Finished turns sound simple enough, once we’ve moved onto the next turn we’ve finished the last one, right? Wrong! Much of the out of control skiing we see on the slopes can be eliminated by actually completing a full turn, which will also alleviate some fear and promote balanced graceful movements.
SymptomsSo how do you know if you finish your turns or not. A few compensating movements expose your secret. First, skidded parallel turns, to check your speed, are an obvious sign.
Finished turns regulate speed, not only enabling us to slow down, but also to accelerate. Likewise, skiers who throw their weight to start the next turn expose their unfinished turns by leading with their shoulders. Unfinished turns inhibit the initiation of the new turn, leaving us unset to utilize the forces of gravity and our skis.
A-framing in a turn is another symptom of unfinished turns, as a skier leaves the fall line, the new uphill ski skids out. Seeing these symptoms in yourself requires an out-of-body experience or watching a film of you skiing. To fine-tune your turns, some resorts offer workshops that include video training.
The CureLearning to finish your turns unconsciously, takes repeated conscious practice. On an easy groomed run, imagine drawing a J with your skis. Ski into the fall line, and then turn your skis until they point back up hill. Repeat this combination in both directions noticing how your knees and ankles bend. Add proper hip and upper body alignment, facing downhill from your hips while your skis turn all the way up hill.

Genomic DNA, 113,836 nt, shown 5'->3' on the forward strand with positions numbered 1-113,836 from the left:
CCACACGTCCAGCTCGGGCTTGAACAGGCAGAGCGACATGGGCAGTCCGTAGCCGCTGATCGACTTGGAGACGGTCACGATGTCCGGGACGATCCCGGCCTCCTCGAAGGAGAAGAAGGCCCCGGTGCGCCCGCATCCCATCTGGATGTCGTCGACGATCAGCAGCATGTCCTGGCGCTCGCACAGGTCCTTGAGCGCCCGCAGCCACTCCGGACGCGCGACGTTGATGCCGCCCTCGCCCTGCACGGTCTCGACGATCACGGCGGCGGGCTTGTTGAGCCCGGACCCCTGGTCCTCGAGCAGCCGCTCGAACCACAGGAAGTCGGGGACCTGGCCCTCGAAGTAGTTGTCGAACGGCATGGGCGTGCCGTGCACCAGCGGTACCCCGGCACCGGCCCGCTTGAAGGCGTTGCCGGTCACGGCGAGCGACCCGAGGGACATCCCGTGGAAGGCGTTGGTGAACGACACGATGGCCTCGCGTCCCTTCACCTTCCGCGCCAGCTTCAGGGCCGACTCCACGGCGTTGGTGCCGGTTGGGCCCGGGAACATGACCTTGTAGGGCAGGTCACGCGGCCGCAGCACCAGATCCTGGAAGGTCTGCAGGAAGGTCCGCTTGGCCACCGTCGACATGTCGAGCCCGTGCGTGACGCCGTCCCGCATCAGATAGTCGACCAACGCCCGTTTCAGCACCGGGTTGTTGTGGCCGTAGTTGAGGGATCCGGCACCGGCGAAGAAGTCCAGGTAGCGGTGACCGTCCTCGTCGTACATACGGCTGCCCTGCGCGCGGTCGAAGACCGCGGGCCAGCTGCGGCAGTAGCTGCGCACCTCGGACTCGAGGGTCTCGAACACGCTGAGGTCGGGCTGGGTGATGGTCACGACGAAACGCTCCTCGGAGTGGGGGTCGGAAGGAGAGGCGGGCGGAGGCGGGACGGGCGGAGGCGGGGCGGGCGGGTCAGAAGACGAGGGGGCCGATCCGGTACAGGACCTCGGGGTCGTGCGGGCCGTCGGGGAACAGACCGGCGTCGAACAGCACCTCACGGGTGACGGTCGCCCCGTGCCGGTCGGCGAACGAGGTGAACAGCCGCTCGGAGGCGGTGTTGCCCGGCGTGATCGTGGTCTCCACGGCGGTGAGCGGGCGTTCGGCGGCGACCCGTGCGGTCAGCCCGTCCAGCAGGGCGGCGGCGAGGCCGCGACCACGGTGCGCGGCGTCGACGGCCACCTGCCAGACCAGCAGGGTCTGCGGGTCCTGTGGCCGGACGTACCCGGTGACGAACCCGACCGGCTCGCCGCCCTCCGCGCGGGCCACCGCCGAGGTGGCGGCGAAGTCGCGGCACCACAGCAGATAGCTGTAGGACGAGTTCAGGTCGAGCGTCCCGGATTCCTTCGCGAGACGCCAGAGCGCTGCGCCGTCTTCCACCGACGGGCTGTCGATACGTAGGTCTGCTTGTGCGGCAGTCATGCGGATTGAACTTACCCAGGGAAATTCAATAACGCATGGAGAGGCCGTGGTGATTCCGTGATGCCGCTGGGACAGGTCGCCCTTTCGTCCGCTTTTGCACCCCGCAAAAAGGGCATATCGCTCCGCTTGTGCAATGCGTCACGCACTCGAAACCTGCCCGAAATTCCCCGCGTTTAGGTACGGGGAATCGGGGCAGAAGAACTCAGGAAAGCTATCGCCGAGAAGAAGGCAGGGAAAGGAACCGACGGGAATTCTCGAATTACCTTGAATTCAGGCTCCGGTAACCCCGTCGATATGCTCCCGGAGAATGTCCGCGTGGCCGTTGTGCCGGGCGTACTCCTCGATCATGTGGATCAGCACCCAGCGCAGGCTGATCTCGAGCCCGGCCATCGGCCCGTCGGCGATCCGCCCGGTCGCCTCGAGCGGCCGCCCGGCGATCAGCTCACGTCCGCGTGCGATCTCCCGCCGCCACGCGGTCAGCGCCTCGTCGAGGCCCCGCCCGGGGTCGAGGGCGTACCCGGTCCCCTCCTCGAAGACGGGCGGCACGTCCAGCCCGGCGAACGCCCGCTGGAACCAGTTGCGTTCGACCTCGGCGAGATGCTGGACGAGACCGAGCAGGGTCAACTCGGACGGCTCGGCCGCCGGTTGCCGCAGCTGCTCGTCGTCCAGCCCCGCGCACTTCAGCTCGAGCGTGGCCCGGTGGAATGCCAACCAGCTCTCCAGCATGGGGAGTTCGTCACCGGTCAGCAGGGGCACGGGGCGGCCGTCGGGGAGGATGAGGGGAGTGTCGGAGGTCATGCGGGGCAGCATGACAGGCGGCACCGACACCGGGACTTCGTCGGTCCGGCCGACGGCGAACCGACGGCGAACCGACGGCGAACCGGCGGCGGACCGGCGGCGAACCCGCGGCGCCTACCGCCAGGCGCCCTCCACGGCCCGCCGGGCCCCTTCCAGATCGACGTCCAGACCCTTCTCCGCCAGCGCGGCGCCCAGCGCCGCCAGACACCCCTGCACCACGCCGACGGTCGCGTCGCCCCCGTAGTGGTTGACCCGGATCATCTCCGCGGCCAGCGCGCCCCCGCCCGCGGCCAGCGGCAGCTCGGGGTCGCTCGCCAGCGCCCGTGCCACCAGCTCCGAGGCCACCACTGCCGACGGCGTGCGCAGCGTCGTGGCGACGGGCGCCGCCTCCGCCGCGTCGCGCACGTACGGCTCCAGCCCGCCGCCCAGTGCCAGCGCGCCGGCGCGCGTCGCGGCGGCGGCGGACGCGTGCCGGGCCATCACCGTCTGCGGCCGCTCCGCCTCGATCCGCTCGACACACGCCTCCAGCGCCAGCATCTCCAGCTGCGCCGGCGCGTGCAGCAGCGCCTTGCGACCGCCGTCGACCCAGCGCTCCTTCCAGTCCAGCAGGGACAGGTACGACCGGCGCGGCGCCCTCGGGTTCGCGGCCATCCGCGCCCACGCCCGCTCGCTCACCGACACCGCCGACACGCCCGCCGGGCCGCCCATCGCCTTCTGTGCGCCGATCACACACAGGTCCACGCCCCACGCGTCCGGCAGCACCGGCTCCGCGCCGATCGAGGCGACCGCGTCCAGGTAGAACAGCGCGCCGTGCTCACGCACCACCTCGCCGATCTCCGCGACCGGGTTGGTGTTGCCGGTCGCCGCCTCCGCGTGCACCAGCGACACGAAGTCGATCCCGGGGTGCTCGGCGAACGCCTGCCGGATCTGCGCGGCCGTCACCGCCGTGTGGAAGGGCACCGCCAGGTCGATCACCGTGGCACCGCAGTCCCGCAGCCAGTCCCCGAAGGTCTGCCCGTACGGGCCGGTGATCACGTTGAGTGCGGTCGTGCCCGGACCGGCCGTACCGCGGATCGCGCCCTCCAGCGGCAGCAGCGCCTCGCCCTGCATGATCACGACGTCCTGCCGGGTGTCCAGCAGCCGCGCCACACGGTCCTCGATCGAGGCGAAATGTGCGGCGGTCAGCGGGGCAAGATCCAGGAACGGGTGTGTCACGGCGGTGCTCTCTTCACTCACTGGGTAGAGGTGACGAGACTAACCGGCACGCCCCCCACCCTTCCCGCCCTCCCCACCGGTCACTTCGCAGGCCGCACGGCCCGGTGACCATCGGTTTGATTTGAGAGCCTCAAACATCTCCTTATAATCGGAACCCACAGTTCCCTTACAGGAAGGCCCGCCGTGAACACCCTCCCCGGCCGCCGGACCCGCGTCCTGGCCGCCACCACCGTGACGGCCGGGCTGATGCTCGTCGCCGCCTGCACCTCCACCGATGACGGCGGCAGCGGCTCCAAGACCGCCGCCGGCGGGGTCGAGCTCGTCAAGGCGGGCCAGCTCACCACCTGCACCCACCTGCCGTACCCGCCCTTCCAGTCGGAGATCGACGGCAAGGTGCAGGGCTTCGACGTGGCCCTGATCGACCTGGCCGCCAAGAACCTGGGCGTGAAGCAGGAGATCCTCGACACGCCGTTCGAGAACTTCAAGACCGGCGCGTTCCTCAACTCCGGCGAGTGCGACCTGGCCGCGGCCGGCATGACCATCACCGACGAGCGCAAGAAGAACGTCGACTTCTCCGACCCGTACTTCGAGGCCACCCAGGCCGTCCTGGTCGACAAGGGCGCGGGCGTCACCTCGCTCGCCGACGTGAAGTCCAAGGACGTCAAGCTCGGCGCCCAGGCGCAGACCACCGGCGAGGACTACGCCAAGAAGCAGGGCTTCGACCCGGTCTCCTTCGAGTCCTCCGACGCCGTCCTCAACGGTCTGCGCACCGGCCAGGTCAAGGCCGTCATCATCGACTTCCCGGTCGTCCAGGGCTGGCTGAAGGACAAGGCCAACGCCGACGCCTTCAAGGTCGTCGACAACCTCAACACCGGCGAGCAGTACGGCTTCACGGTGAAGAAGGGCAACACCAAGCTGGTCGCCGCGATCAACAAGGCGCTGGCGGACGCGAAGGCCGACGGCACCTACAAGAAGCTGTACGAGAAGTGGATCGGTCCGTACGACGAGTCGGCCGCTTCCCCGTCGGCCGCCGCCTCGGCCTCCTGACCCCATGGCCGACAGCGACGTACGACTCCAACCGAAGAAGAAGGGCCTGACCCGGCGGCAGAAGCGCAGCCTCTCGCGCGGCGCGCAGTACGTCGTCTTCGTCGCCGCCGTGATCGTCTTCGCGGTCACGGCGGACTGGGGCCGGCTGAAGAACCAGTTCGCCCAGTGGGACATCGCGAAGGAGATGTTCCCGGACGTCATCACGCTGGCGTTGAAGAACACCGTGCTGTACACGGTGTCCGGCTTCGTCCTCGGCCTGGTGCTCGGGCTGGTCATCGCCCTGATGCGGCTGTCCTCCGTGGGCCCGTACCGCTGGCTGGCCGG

Remember to keep your hands up and active. Does the twisting of the hips help you start the new turn? Try to link the finished turns, by adding an extension after the skis have completed one turn. With your hips cocked, the extension should release your edges and allow the skis to slide back into the fall line.
Turn ShapeWe think of turns as S’s down the slope. However, if we imagine linked Cs our turns will be more finished. If a turn consists of the downhill leg, or fall line portion, and two parts going across the hill at the top and bottom of the turn, then including two 45º legs completes the picture of it in our heads.
At the start of the new turn, with our skis pointing uphill (more so in our minds, than in reality), extending will move our skis 45º between the horizontal and fall lines. This is the 45º initiation of the turn. Then we ski into the fall line, and back to the horizontal. The other 45º comes at the end of the turn, the uphill part of our J. Incorporating both 45º parts in every turn gives us control and grace in all terrain; it allows us to carve in crud and powder, and whip through the bumps.
The transition of the last 45º supplies control and power in the new turn. Eventually you’ll be able to utilize this power to increase your speed for those friendly races to the bottom, as well as check your speed when you come to crowded trail convergences.
Great skiers that we watch seem to move their skis back and forth effortlessly, yet when we try to imitate them, we feel out of control. Analyzing their movements in slow motion will show finished turns that set them up for effortless transitions.
Practice on easy runs until it becomes second nature. When you get on a steeper pitch or into ungroomed conditions, you may need to focus again on those 45º’s.